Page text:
"What is at stake is far from insignificant: it is how one should live one's life."Plato's The Republic is widely acknowledged as the cornerstone of Western philosophy. Presented in the form of a dialogue between Socrates and three different interlocutors, it is an inquiry into the notion of a perfect community and the ideal individual within it. During the conversation, other questions are raised: What is goodness? What is reality? What is knowledge? The Republic also addresses the purpose of education and the roles of both women and men as "guardians" of the people. With remarkable lucidity and deft use of allegory, Plato arrives at a depiction of a state bound by harmony and ruled by "philosopher kings."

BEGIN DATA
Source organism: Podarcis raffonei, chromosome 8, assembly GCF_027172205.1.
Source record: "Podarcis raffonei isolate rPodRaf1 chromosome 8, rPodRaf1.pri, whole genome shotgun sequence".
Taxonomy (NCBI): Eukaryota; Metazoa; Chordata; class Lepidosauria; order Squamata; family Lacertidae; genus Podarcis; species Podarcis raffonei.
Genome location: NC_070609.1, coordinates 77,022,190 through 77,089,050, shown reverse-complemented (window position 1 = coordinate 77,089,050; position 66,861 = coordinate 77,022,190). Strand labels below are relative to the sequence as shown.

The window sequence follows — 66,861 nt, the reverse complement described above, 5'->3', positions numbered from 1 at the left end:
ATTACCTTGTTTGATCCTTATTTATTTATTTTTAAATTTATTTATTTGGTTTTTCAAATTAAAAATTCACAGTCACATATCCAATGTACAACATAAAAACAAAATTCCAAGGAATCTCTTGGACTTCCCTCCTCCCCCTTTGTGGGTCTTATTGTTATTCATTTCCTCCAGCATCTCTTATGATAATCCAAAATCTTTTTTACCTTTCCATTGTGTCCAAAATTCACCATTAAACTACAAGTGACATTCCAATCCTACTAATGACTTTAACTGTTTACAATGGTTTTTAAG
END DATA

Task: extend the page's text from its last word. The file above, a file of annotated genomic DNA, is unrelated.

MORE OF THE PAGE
Plato (c.427-347 BC) stands with Socrates and Aristotle as one of the shapers of the whole intellectual tradition of the West. He founded in Athens the Academy, the first permanent institution devoted to philosophical research and teaching, and theprototype of all Western universities. Desmond Lee was a fellow and tutor of Classics at Corpus Christi College, Cambridge, and later became President of St Hughes Hall, Cambridge. Melissa Lane received her PhD in Philosophy from Cambridge University. She teaches the history of political thought and political philosophy in the History Faculty at Cambridge University, and is a Fellow of King's College. Her books include Method and Politics in Plato's Statesman (Cambridge, 1998) and Plato's Progeny: how Plato and Socrates still captivate the modern mind (Duckworth, 2001).